12. September 2014 · Comments Off · Categories: Adult Books, Contemporary Fiction, Drama, Fiction, Literary Fiction, Mystery, Noelle · Tags:

Weight of Blood by Laura McHugh, 306 pages, read by Noelle, on 09/09/2014

“The Dane family’s roots tangle deep in the Ozark Mountain town of Henbane, but that doesn’t keep sixteen-year-old Lucy Dane from being treated like an outsider. Folks still whisper about her mother, a bewitching young stranger who inspired local myths when she vanished years ago. When one of Lucy’s few friends, slow-minded Cheri, is found murdered, Lucy feels haunted by the two lost girls–the mother she never knew and the friend she couldn’t protect. Everything changes when Lucy stumbles across Cheri’s necklace in an abandoned trailer and finds herself drawn into a search for answers. What Lucy discovers makes it impossible to ignore the suspicion cast on her own kin. More alarming, she suspects Cheri’s death could be linked to her mother’s disappearance, and the connection between the two puts Lucy at risk of losing everything. In a place where the bonds of blood weigh heavy, Lucy must decide where her allegiances lie”

26. September 2013 · Comments Off · Categories: Fiction, Historical Fiction, Mystery, Tammy · Tags: , ,

Blueboy by George Pica, 461 pages, read by Tammy, on 09/25/2013

blueboyThis detective novel set in 1964 Tacoma, Washington introduces the reader to Tacoma Police Captain Thomas Gaston. He is the chief of detectives and a war veteran returned home. It’s been a rough year. He’s separated from his wife and living with his dad. A childhood friend has been murdered. Then he is charged with helping to bomb his favorite watering hole ten years ago and the charges just keep piling on. He has been stripped of command of the TPD’s detective bureau and replaced by his best friend. His new “office” under the stairs is shared with one of the janitors. Just when he thinks it can’t get any worse his father has a stroke.  Two shadowy figures may be trying to kill him and all his friends and family. Who really killed his friend? Is it related to the bombing he’s being set-up for? In spite of the cover art the book is a hard-boiled detective novel. Nothing in the book is fantasy or horror.

Written by a Missouri author. : )

09. July 2012 · Comments Off · Categories: Fiction, Historical Fiction, Tammy · Tags: , ,

A Good American by Alex George, 387 pages, read by Tammy, on 07/08/2012

Growing up in a small Missouri town with a family history of German immigrants coming to Missouri (my great-great grandparents)I was surprised at how well the author captured life in a small German-heritage town, since he is an immigrant to the US as well – from England. But we all search for what it means to call a place home and to find a place we fit in… in our communities and in our own families.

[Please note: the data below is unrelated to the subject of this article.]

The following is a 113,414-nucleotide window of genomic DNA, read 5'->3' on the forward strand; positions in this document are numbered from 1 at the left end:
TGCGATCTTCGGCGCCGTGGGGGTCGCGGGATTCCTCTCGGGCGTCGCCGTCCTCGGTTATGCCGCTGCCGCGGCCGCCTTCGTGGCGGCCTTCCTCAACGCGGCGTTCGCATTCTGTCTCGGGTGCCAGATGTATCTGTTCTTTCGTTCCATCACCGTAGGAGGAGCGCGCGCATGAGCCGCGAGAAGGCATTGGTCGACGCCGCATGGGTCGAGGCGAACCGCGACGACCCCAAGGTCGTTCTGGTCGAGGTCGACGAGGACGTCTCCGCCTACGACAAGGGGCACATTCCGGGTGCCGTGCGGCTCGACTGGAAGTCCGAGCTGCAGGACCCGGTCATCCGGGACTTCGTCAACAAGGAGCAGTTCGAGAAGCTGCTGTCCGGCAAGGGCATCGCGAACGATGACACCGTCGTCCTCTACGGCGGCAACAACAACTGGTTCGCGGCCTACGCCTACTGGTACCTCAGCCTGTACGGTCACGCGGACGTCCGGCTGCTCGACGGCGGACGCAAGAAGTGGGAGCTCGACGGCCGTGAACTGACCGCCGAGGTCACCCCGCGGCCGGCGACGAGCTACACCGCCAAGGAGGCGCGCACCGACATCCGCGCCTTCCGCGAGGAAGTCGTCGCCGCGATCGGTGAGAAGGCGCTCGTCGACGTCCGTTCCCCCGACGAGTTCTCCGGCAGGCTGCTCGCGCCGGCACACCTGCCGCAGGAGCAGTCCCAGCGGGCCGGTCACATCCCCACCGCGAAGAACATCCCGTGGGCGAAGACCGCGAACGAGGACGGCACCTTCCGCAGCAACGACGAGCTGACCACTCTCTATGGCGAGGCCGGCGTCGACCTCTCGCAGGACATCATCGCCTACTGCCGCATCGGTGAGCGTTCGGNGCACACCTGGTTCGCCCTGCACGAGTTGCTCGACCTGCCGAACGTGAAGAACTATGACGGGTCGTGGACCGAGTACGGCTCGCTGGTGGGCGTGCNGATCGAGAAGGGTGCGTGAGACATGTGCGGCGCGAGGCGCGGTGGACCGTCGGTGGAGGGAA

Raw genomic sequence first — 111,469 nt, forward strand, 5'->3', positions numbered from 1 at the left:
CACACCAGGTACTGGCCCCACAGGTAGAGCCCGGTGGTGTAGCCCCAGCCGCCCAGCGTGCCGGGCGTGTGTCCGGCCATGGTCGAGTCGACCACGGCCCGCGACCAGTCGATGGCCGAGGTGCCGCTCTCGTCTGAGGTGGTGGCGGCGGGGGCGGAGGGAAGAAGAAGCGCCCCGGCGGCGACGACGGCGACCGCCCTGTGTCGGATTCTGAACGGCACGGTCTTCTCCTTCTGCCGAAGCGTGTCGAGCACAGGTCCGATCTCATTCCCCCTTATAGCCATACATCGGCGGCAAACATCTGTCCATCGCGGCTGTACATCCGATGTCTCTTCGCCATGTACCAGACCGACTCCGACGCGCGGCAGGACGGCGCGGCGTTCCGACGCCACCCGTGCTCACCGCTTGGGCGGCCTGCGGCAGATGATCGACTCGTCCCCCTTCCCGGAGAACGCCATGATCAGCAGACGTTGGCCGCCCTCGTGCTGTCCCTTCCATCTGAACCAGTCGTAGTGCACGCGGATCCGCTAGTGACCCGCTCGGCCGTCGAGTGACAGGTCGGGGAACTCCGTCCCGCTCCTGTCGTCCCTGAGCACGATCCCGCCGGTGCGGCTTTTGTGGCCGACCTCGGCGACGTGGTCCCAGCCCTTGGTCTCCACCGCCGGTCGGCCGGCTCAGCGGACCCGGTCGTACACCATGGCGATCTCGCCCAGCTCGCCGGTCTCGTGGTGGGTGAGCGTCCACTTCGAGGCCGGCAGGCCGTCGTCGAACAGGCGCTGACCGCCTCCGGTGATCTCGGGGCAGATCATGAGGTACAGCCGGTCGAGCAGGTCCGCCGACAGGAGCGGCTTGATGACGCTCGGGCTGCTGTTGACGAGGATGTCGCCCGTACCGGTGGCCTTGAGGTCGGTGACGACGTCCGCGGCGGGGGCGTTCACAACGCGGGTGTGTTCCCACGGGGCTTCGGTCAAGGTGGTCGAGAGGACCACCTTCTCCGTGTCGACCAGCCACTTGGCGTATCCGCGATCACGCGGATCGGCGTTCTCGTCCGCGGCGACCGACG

You follow a young couple in 1904 who flee her disapproving family to America. They plan to settle in New York but end up taking a boat to New Orleans… not realizing how different that could be and end up taking a journey up the Missouri River and finally settle in the fictional small town of Beatrice, Missouri, a town with many other German immigrants.

The story is narrated by the couples’ grandson, James who discovers at the end that he doesn’t really know his own story and his own family at all. You follow the family through prohibition, WWII when Frederick joins up because he wants most of all to be a “Good American”, the Kennedy assassination and beyond. Throughout the story, music plays an important role in how the family members relate to the community and to each other. Each member of the family has to find their place in this new country, in their town and in their family and what it means to be a “Good American.” If you’ve ever felt like an outsider in your own hometown, your school or even your own family you will relate to these characters search for a place to call home.

30. April 2012 · Comments Off · Categories: Fiction, Historical Fiction, Tammy · Tags: ,

Clair de Lune by Jetta Carleton, 276 pages, read by Tammy, on 04/29/2012

A long-lost novel of innocence threatened, by the author of the beloved classic The Moonflower Vine. Found after her death.

This novel is set in 1941 prior to America’s entry into WWI at a southwest Missouri junior college. The author takes a note or two from her own life and writes about a young single woman teaching English in Missouri but yearning for a writing career in New York City. Allen Liles has taken a job as a junior college teacher in a small town, although she dreams of living in New York City. She has always done what was expected of her by her family and by society. Then she meets two young men: George, a lanky, carefree spirit, and Toby, a dark-haired, searching soul with a wary look in his eyes. Soon the three strike up an after-school friendship, bantering and debating over letters, ethics, and philosophy, enjoying current music such as Debussy’s Clair de Lune.  Everything is innocent at first, but soon develops into a giddy flirtation,  despite the rules of teacher conduct especially for a young female teacher with her own apartment off campus. Will Allen follow her heart or conform to everyone’s expectations of her?